In Texas, Democrat Colin Allred, a former N.F.L. player and civil rights lawyer, defeated the incumbent Republican, Pete Sessions. In Illinois, Lauren Underwood beat Representative Randy Hultgren, a Republican who won by 19 points in 2016.
And in Virginia, Democrat Abigail Spanberger, a former C.I.A. official, unseated Representative Dave Brat, a Tea Party darling who himself scored a massive upset four years ago when he defeated his predecessor, Eric Cantor, the Republican leader, in a Republican primary.
In a year when Mr. Trump put racial divisiveness on the ballot, Democrats ran and won with a diverse set of candidates who are infusing the party with new energy. Many are from the party’s progressive wing. Newcomers like Alexandria Ocasio-Cortez, a self-described democratic socialist from New York, and Ayanna Pressley of Massachusetts will almost certainly take the lead in pressing for a liberal agenda.
Democratic leaders plan to satisfy those demands by using their newfound majority to push through long-stalled initiatives that they say have broad support within the electorate. High on their list of priorities is gun safety legislation, legislation to offer a pathway to citizenship for the undocumented young people known as Dreamers, and a bill to extend broad civil rights protections to gays, lesbians, bisexuals and transgender people.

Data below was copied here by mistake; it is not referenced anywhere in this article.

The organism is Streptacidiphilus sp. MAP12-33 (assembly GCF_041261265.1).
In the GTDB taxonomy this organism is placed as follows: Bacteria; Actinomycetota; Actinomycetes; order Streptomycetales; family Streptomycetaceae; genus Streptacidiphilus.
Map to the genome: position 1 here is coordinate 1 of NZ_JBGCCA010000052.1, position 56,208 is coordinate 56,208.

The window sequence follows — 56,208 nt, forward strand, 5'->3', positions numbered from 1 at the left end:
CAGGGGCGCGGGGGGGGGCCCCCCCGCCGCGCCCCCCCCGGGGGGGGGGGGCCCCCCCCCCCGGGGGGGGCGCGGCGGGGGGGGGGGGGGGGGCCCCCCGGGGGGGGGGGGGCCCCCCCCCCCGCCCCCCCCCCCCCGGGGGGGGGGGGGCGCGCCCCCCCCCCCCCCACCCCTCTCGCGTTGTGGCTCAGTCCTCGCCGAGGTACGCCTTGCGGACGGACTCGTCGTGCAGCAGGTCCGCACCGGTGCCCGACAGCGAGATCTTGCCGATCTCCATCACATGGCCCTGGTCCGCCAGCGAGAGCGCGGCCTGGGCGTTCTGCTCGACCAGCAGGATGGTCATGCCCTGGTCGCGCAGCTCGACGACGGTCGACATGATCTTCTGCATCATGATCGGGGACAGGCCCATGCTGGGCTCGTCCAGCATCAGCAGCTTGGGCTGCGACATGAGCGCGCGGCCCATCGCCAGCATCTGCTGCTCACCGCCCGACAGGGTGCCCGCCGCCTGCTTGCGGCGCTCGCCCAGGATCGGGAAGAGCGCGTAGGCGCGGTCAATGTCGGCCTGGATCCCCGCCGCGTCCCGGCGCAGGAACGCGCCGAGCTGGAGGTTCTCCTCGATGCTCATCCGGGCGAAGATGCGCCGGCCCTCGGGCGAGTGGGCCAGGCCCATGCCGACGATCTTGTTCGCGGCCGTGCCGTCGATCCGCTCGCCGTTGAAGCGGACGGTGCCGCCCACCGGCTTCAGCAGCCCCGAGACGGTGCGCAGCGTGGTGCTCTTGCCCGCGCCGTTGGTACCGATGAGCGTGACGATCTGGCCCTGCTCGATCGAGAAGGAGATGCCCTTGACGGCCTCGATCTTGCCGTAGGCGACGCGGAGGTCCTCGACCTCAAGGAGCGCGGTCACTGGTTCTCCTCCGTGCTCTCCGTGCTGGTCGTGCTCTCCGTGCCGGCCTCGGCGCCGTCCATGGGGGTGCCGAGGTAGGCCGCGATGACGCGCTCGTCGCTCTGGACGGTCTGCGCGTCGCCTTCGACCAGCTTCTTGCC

At the same time, Democrats must be careful not to overreach. Progressives will almost certainly clamor for Mr. Trump’s impeachment — a push that Democratic leaders have indicated that they will resist, at least until Mr. Mueller releases his findings.
“Everybody understands that we have to choose our battles very carefully now,” Mr. Raskin said. “We have to make sure that we are advancing a common sense majority platform that America wants, and let’s hope that we can bring Republicans aboard with us.”
That may be overly optimistic, especially with Republicans in control of the Senate. Senator Mitch McConnell of Kentucky, the majority leader, has shown little inclination to cooperate with Democrats, and is unlikely to do so without a nudge from Mr. Trump. And Mr. Trump himself may be in no mood to cooperate once Democrats start demanding documents — including, perhaps, the president’s tax returns.
Mr. Trump is already anticipating as much — and gave a hint earlier this week of how he will react to Democrats’ demands.